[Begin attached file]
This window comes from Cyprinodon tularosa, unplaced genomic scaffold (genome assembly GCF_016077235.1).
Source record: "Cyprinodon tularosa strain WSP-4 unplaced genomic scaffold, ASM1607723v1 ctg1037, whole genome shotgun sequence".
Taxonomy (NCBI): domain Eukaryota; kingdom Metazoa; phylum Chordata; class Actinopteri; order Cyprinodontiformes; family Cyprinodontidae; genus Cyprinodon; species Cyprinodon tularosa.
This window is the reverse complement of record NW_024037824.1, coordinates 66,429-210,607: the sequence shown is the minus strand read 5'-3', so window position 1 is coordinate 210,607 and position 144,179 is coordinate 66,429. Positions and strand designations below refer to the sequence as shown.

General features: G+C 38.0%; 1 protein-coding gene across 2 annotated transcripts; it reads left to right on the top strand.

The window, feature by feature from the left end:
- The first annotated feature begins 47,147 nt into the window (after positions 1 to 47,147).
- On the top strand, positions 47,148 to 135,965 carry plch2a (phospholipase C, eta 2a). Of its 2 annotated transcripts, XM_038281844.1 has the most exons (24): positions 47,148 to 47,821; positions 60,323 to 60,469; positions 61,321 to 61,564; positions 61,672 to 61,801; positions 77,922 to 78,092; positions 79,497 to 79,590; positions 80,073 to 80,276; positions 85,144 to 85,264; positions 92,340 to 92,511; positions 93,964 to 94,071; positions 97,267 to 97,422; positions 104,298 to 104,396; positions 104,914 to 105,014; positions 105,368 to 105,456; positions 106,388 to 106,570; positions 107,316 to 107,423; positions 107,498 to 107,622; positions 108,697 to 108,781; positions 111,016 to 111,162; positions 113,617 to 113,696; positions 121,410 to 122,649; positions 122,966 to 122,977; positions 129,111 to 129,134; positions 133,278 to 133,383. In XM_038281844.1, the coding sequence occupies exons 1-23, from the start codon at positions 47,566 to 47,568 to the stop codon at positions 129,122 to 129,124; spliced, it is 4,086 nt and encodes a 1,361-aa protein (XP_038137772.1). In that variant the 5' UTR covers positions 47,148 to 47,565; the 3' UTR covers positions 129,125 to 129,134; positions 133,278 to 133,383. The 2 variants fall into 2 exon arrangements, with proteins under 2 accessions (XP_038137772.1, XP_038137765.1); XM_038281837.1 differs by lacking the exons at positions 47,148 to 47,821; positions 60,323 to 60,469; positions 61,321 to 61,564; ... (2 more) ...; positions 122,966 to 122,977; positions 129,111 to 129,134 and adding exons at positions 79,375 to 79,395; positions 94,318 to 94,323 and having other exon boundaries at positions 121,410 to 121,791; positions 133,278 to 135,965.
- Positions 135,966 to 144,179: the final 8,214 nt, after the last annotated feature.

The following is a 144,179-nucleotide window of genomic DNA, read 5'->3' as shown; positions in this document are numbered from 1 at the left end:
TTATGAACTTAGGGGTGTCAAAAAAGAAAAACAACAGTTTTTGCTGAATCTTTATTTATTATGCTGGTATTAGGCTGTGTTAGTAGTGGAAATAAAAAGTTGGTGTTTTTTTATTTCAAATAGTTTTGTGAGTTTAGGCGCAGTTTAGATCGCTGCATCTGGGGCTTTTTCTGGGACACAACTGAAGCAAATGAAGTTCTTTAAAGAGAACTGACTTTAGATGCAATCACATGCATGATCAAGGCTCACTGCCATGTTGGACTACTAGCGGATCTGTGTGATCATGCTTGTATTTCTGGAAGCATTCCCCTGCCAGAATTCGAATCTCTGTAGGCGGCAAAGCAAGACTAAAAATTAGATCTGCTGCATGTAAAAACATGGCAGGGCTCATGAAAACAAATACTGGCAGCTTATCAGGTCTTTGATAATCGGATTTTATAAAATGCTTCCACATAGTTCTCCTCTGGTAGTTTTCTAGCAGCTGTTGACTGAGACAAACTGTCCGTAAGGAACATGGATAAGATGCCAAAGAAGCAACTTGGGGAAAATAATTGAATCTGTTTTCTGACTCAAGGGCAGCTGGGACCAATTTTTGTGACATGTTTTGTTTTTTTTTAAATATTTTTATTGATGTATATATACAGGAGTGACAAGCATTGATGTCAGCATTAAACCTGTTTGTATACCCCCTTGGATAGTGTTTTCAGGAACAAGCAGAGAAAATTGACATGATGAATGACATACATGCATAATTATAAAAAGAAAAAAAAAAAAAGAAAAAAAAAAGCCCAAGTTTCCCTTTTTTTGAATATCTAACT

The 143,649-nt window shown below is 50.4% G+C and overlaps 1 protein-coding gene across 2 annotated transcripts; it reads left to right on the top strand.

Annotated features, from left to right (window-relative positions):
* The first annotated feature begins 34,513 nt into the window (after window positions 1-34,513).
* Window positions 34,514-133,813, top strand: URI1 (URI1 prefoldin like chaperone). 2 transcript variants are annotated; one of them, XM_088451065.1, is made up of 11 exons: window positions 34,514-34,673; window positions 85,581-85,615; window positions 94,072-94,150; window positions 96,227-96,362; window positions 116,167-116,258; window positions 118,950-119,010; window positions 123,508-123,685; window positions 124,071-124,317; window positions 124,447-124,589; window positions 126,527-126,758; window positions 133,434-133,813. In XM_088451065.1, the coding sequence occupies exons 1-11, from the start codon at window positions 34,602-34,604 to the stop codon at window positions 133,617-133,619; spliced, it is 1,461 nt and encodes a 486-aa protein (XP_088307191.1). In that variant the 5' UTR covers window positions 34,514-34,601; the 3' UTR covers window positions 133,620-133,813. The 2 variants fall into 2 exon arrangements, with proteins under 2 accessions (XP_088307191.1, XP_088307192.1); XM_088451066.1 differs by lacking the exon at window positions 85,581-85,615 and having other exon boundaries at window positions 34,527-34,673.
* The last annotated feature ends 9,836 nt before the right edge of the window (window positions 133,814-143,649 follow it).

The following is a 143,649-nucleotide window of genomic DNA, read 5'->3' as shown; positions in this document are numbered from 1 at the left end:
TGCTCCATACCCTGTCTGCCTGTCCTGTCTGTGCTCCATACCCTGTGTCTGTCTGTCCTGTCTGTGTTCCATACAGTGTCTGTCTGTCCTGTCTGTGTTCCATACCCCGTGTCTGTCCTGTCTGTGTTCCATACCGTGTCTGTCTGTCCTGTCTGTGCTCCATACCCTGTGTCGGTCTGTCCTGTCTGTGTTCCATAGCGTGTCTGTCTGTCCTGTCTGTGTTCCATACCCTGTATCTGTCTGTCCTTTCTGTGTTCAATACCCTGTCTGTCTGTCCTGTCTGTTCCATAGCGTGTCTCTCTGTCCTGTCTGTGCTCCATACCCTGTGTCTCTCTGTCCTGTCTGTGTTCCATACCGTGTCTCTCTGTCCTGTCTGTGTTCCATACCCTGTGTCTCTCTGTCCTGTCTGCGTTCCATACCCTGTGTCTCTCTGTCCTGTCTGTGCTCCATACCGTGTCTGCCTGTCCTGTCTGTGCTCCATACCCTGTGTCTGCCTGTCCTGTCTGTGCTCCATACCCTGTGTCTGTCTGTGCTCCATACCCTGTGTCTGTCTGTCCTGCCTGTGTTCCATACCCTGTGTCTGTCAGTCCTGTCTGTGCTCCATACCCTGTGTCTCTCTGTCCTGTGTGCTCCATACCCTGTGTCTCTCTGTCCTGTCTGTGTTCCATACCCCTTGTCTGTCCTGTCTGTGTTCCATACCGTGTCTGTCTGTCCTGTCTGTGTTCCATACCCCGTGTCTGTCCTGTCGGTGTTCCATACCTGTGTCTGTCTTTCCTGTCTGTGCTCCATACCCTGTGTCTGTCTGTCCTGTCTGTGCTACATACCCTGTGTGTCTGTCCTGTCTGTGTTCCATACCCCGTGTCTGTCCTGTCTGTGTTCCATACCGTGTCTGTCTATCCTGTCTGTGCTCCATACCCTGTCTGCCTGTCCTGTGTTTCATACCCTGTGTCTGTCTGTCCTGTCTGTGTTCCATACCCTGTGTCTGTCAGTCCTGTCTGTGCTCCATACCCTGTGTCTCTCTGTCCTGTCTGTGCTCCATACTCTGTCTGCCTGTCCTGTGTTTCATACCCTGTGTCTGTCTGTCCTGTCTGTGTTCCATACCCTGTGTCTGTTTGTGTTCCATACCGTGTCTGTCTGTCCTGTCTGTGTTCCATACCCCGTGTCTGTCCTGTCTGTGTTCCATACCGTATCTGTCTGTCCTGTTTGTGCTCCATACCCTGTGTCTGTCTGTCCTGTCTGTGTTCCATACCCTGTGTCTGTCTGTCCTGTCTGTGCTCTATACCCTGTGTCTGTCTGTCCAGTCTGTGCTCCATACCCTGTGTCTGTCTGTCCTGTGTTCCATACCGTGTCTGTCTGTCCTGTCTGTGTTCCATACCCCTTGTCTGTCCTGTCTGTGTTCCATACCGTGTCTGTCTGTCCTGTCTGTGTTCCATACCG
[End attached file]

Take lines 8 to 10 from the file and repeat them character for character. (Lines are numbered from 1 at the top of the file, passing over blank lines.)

- On the top strand, positions 47,148 to 135,965 carry plch2a (phospholipase C, eta 2a). Of its 2 annotated transcripts, XM_038281844.1 has the most exons (24): positions 47,148 to 47,821; positions 60,323 to 60,469; positions 61,321 to 61,564; positions 61,672 to 61,801; positions 77,922 to 78,092; positions 79,497 to 79,590; positions 80,073 to 80,276; positions 85,144 to 85,264; positions 92,340 to 92,511; positions 93,964 to 94,071; positions 97,267 to 97,422; positions 104,298 to 104,396; positions 104,914 to 105,014; positions 105,368 to 105,456; positions 106,388 to 106,570; positions 107,316 to 107,423; positions 107,498 to 107,622; positions 108,697 to 108,781; positions 111,016 to 111,162; positions 113,617 to 113,696; positions 121,410 to 122,649; positions 122,966 to 122,977; positions 129,111 to 129,134; positions 133,278 to 133,383. In XM_038281844.1, the coding sequence occupies exons 1-23, from the start codon at positions 47,566 to 47,568 to the stop codon at positions 129,122 to 129,124; spliced, it is 4,086 nt and encodes a 1,361-aa protein (XP_038137772.1). In that variant the 5' UTR covers positions 47,148 to 47,565; the 3' UTR covers positions 129,125 to 129,134; positions 133,278 to 133,383. The 2 variants fall into 2 exon arrangements, with proteins under 2 accessions (XP_038137772.1, XP_038137765.1); XM_038281837.1 differs by lacking the exons at positions 47,148 to 47,821; positions 60,323 to 60,469; positions 61,321 to 61,564; ... (2 more) ...; positions 122,966 to 122,977; positions 129,111 to 129,134 and adding exons at positions 79,375 to 79,395; positions 94,318 to 94,323 and having other exon boundaries at positions 121,410 to 121,791; positions 133,278 to 135,965.
- Positions 135,966 to 144,179: the final 8,214 nt, after the last annotated feature.

The following is a 144,179-nucleotide window of genomic DNA, read 5'->3' as shown; positions in this document are numbered from 1 at the left end: